NEW YORK: The S&P 500 and the Dow were subdued in choppy trading on Friday after comments from a policy maker dampened recent optimism about potential rate cuts next year, though the benchmark index was set for its longest weekly winning streak in over six years.

New York Federal Reserve President John Williams pushed back on surging market expectations of interest rate cuts, saying the US central bank is still focused on whether it has monetary policy on the right path to continue bringing inflation back to its 2% target.

The comments came after the Fed left interest rates unchanged on Wednesday, acknowledging slowing inflation and indicated lower borrowing costs were on the horizon, causing the Dow Jones Industrial Average to notch its second straight record high close on Thursday.

“They (Fed) didn’t really emphasize (the wage environment) as much of a risk to their inflation forecast as was expected. What you saw with that was a change in expectations for Fed actions,” said Matt Stucky, chief portfolio manager of equities at Northwestern Mutual Wealth Management Company.

“(The market) has been probably more volatile as a result of this and as John Williams walked those comments back a bit.” Money markets, however, still see a 76.1% chance of at least a 25-basis point rate cut as soon as March and are pricing in a 96.6% chance of another cut in May, according to CME Group’s FedWatch tool.

Despite the session’s move on Friday, the dovish turn of events this week caused equities to rally, with the benchmark S&P 500 eyeing its longest weekly winning streak since September 2017.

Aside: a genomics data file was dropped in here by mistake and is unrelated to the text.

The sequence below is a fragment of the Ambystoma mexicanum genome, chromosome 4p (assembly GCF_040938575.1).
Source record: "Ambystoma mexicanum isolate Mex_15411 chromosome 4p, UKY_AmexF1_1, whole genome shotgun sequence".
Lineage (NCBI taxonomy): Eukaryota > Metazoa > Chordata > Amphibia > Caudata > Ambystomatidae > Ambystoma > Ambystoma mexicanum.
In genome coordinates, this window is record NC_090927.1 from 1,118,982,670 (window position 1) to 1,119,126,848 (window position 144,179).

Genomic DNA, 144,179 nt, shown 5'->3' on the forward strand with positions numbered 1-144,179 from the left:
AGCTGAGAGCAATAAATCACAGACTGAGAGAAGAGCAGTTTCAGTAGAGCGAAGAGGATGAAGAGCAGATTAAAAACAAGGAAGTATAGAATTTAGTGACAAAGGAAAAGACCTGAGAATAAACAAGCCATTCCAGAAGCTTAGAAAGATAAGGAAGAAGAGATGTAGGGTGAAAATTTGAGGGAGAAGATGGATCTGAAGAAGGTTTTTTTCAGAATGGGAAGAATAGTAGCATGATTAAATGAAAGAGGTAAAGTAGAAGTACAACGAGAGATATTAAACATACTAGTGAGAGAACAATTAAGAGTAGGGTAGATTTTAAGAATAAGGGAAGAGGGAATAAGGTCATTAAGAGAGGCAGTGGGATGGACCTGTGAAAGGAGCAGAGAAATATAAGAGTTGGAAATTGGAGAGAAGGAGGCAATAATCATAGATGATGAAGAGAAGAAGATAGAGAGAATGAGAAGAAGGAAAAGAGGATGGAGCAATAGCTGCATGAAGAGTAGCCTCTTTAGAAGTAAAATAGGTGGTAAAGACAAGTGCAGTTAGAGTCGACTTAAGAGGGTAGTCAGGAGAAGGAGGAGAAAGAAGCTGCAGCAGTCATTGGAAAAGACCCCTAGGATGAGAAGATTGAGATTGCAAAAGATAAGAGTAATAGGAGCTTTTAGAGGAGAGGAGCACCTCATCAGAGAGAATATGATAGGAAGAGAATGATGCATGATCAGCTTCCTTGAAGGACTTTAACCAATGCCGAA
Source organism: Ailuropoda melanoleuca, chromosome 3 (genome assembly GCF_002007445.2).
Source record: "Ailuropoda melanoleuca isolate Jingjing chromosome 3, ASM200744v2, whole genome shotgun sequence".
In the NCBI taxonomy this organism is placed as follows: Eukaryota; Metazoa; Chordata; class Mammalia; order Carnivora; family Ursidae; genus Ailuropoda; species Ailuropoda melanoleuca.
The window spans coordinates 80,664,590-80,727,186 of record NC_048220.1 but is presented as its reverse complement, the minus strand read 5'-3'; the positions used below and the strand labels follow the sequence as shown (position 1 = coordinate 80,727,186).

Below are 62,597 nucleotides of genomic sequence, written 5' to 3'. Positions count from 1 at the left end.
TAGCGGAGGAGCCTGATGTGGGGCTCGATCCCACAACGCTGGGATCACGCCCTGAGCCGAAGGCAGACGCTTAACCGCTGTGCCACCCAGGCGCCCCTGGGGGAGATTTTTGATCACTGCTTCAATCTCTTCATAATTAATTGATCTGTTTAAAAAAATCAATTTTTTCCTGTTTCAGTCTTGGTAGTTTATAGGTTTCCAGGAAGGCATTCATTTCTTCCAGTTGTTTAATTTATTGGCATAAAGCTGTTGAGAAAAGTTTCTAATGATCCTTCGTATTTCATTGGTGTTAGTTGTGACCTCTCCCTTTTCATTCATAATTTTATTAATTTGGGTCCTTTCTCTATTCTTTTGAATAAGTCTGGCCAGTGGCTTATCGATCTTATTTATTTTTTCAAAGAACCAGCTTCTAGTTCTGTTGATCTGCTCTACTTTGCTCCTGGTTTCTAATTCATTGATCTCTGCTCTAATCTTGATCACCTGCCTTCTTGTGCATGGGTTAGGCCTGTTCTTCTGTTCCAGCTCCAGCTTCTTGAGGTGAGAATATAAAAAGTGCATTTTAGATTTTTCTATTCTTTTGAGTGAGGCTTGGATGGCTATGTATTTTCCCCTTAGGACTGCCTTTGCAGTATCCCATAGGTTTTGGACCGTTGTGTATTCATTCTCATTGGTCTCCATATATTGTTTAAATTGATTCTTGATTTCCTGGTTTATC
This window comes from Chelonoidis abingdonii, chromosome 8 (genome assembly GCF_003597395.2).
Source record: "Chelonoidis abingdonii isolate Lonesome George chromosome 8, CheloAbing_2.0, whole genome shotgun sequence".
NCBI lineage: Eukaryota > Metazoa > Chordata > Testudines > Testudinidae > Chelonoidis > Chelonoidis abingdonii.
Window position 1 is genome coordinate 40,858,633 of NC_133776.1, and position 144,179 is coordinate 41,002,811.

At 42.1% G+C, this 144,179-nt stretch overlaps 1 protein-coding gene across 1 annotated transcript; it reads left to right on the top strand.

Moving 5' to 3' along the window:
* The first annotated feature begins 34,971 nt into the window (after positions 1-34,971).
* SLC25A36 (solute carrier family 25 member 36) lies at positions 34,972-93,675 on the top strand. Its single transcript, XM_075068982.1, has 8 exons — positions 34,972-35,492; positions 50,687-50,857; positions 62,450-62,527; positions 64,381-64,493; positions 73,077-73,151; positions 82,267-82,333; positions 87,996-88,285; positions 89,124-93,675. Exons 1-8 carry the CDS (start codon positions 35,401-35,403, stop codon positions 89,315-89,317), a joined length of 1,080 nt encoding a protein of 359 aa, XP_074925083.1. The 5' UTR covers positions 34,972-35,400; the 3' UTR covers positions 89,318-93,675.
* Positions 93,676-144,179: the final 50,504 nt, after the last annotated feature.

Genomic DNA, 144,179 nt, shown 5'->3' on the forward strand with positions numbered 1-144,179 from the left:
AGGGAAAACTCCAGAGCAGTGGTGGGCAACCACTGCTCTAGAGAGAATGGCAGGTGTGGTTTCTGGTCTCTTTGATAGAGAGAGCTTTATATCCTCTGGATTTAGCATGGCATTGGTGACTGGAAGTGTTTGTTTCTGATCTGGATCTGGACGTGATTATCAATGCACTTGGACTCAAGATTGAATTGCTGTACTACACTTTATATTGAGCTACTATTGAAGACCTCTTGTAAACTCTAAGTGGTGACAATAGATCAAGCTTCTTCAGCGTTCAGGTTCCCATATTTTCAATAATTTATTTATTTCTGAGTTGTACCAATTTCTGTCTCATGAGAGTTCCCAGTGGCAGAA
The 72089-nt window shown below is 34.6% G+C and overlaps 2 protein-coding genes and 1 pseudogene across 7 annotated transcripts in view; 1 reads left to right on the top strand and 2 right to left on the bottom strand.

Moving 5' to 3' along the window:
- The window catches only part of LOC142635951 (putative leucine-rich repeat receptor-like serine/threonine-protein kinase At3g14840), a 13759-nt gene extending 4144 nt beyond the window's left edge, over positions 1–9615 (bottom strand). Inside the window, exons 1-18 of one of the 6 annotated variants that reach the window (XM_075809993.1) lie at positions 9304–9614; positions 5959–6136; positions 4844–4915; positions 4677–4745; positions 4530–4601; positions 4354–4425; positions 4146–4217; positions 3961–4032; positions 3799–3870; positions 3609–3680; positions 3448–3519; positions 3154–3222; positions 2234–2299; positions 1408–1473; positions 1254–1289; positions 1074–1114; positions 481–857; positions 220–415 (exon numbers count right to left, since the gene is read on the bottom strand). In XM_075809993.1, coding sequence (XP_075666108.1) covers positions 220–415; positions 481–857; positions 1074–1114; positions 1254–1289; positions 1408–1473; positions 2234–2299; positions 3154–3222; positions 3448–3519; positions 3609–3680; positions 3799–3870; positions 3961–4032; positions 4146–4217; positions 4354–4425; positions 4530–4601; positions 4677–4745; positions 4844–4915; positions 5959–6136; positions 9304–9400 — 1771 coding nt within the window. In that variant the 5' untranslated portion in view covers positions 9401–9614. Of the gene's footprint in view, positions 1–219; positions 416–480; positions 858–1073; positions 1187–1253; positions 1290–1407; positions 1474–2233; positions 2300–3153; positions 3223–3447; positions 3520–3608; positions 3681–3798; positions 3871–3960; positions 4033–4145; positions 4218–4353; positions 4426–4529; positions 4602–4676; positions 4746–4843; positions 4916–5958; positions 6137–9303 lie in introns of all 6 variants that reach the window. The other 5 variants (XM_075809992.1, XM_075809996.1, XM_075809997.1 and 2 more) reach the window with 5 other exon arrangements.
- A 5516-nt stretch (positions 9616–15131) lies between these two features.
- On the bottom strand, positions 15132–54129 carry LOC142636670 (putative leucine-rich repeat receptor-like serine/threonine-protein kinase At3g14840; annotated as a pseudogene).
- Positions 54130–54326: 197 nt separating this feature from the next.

On Friday, a survey showed domestic business activity picked up in December amid rising orders and demand for workers, which could further help to allay fears of a sharp slowdown in economic growth in the fourth quarter.

Later in the day, the expiry of quarterly derivatives contracts tied to stocks, index options and futures, also known as “triple witching”, could potentially stoke market volatility, although stock swings have been muted recently.

At 11:40 a.m. ET, the Dow Jones Industrial Average was up 13.18 points, or 0.04%, at 37,261.53, the S&P 500 was up 0.45 points, or 0.01%, at 4,720.00, and the Nasdaq Composite was up 67.48 points, or 0.46%, at 14,829.04.

Six of S&P 500’s 11 sectors were in the red, with utilities and rate-sensitive real estate stocks leading declines.

Propping up the tech-heavy Nasdaq were megacaps such as Microsoft, Nvidia and, adding between 1.1% and 1.5%.

Intel rose 4.1% after BofA Global Research upgraded the chipmaker’s shares to “neutral” from “underperform”, while Broadcom advanced 3.4% to hit a record high of nearly $1,150.

Costco Wholesale rose 3.9% after the retailer topped Wall Street estimates for first-quarter results due to demand for cheaper groceries.

Darden Restaurants slipped 1.2% after the Olive Garden owner forecast annual same-store sales below estimates.

Declining issues outnumbered advancers for a 1.47-to-1 ratio on the NYSE and a 1.27-to-1 ratio on the Nasdaq The S&P index recorded 48 new 52-week highs and two new lows, while the Nasdaq recorded 138 new highs and 54 new lows.


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